The contract at Arkansas runs through the 2028-29 season, but has a pair of automatic one-year extensions built in that would be triggered by his first two NCAA Tournament appearances. That would keep him employed through the 2030-31 season.

Not included in the above figures are his one-time $1 million signing bonus, which will be paid on May 1, or the $500,000 annual retention bonus he’ll receive each year on June 30, assuming he is still the head coach. Both of those will be paid with private funds.

Incentives Based on Success of Arkansas Basketball

Much like Sam Pittman with the football program, John Calipari’s contract includes significant incentives that could be worth several million dollars over the life of the deal.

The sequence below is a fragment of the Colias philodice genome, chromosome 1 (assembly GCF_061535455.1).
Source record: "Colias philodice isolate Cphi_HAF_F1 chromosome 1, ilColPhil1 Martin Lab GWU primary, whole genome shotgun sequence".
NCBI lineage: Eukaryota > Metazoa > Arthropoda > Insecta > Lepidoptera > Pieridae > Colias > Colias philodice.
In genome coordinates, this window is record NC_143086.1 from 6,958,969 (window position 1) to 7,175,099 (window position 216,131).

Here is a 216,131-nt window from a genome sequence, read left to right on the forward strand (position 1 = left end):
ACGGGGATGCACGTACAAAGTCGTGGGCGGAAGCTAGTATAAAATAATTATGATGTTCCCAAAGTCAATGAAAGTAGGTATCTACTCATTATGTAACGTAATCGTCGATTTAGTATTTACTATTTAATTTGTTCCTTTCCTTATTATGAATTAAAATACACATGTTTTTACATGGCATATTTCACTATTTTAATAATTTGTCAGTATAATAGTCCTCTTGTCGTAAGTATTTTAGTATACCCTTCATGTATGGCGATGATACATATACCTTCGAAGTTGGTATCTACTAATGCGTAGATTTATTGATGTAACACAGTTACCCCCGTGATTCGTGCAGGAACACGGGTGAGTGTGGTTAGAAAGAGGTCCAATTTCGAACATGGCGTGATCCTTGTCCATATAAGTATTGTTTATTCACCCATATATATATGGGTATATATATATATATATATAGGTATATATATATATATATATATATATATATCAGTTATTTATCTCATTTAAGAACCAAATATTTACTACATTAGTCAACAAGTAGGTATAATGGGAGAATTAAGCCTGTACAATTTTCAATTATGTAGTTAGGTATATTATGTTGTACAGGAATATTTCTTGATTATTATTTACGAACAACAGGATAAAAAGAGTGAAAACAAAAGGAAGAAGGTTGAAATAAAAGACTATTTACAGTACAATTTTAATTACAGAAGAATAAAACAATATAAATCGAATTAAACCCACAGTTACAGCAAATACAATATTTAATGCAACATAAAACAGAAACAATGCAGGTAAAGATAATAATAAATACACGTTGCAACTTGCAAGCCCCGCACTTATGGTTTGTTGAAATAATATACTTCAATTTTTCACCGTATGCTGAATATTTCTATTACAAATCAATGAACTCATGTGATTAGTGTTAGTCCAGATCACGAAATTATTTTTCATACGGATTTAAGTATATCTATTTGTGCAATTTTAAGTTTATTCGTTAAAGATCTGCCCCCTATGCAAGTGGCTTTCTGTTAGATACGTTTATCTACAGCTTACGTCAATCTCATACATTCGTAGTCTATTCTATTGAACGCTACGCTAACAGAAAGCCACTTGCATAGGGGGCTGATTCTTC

Not only will he receive a couple of automatic one-year extensions by making the NCAA Tournament, but he’ll also receive a pay raise – not a bonus – determined by how far the Razorbacks make it.

Here are those amounts:

  • NCAA Tournament appearance – $50,000
  • Reach the Round of 32 – $100,000
  • Reach the Sweet 16 – $250,000
  • Reach the Final Four – $350,000
  • Win the national championship – $500,000

Calipari is eligible for each of those raises only once and can get only one of them per year. Also, these are not one-time payments, but rather an increase to his annual salary.

For example, if in 2025 Arkansas makes the NCAA Tournament and loses in the Round of 32, he would be paid $7.1 million annually over the remaining five years of his contract. If the Razorbacks then reached the Final Four in his second season, he’d trigger a $350,000 raise to make his annual salary $7.45 million from that point forward.